Zheludkova v. Ukraine

Mrs. Tatiana Zheludkova v. Ukraine, Communication No. 726/1996, U.N. Doc. CCPR/C/75/D/726/1996 (2002).
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The applicant and her son were Ukrainian nationals of Russian origin. The applicant lodged a claim before the United Nations Human Rights Committee (the Committee) on behalf of her son who by then was detained in Ukraine as a result of his conviction on Rape by the district court. His appeals to the regional and supreme courts had been dismissed.   The applicant claimed that there had  been a violation of Articles 2, 7, 9, 10 and 14 of the International Covenant on Civil and Political Rights (the ICCPR).

The applicant claimed that her son was subjected to ill-treatment and inhuman conditions of detention as he was beaten and forced in to writing a self-incriminating confession by police officers, in particular by the father of the victim of the rape he allegedly committed. She alleged that her son’s health had been damaged due to the beatings and he hadn’t been provided with medical  treatments. She couldn’t present medical records before the Committee as her son had no access to his medical records but presented a medical report by a doctor who treated her son.  She stated that there had been shortage of food, medication and basic necessities in prison, and that she once was prevented from providing medication to her son for the methane poisoning he had at the time.

The applicant also stated that her son hadn’t been provided with access to his lawyer for 7 days after his arrest and hadn’t been charged for 50 days after his detention, in violation of Articles 9(2) and 14(3) of the ICCPR. Her son’s right to a fair trial guaranteed under Article 14 (1) of the ICCPR had been violated as he had made forced confession, was falsely charged to cover a crime the victim of the alleged rape and another person had committed against her son, and he was denied the chance to examine witness at trial. She further stated that she had exhausted all domestic remedies, that they had requested the prosecution to institute a proceeding against the assailants twice and prosecution was refused.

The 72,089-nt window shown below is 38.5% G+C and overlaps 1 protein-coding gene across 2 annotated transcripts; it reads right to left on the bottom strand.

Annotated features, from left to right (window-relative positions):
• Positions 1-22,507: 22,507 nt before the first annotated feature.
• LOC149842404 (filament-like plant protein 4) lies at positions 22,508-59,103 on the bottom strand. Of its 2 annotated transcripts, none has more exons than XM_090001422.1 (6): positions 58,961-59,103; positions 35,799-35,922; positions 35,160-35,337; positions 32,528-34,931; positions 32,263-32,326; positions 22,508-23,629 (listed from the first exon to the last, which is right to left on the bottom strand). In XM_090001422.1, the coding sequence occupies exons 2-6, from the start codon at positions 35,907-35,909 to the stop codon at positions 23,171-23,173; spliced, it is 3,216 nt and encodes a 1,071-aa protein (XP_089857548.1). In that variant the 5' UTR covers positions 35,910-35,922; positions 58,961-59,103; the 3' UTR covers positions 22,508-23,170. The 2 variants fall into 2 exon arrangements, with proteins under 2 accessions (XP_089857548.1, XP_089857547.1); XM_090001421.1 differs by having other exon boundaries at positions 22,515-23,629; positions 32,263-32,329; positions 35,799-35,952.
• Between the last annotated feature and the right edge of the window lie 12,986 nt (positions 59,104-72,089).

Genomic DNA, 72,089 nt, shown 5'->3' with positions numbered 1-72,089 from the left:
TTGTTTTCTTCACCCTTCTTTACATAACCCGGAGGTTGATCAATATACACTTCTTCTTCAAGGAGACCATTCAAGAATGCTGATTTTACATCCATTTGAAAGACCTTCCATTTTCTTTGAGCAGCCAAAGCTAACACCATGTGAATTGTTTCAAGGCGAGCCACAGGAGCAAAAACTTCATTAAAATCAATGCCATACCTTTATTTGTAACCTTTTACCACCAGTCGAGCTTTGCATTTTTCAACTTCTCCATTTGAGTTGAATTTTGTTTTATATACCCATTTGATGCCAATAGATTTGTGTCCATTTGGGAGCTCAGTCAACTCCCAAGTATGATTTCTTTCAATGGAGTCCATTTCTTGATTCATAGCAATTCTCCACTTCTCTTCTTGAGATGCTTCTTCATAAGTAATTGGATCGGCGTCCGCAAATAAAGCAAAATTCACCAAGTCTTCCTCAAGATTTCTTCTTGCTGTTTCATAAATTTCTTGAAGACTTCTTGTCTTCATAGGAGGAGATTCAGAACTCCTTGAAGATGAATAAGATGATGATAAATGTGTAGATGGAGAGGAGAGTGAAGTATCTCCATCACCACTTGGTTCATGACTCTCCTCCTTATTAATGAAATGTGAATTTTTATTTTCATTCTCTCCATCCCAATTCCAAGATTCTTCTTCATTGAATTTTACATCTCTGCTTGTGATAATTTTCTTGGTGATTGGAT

The government argued that the applicant’s complaints had been groundless as her son’s case had been correctly investigated and decided for the protection of the public’s safety.

 

 

 

The committee noted that the applicant's claim that her son's confession was forced and that he had been beaten was rejected by the domestic court as groundless. It also noted that the applicant's request for the prosecution of the assailants had been examined and dismissed by the prosecutors for lack of a basis for instituting proceedings. Because the applicant hadn't presented an evidence that showed unequal treatment by the authorities, the Committee decided not to examine the claim and held that it was inadmissible. The applicant's claim against the decision of the court that had falsely convicted her son had also been held inadmissible as she hadn't demonstrated a misconduct by the court. The Committee also held inadmissible the claim of the applicant in relation to her son's inability to examine a witness on the ground that she hadn't raised this issue on appeal. There had, therefore, been no violations of Article 14 or 14 (3) of the ICCPR.

The Committee noted that the applicant's son hadn't been informed of the charges against him or brought before court for 50 days and that the government hadn't shown that the procurator who decided on the detention of the applicant's son had "the institutional objectivity and impartiality necessary to be considered an "officer authorized to exercise judicial power" within the meaning of article 9, paragraph 3" of the ICCPR.   [Para. 8.3] The Committee thus found a violation of Article 9(3) of the ICCPR.

The Committee noted that the applicant's son had been denied direct access to his medical records by the authorities despite his repeated requests without an explanation, constituting a violation of Article 10(1) of the ICCPR. The Committee decided for the applicant to be awarded compensation, and held that Ukraine had to "take effective measures to ensure that similar violations do not recur in the future, especially by taking immediate steps to ensure that the decisions concerning the extension of custody are taken by an authority, having the institutional objectivity and impartiality necessary to be considered an "officer authorized to exercise judicial power" within the meaning of article 9, paragraph 3" of the ICCPR. [Para. 10]

 

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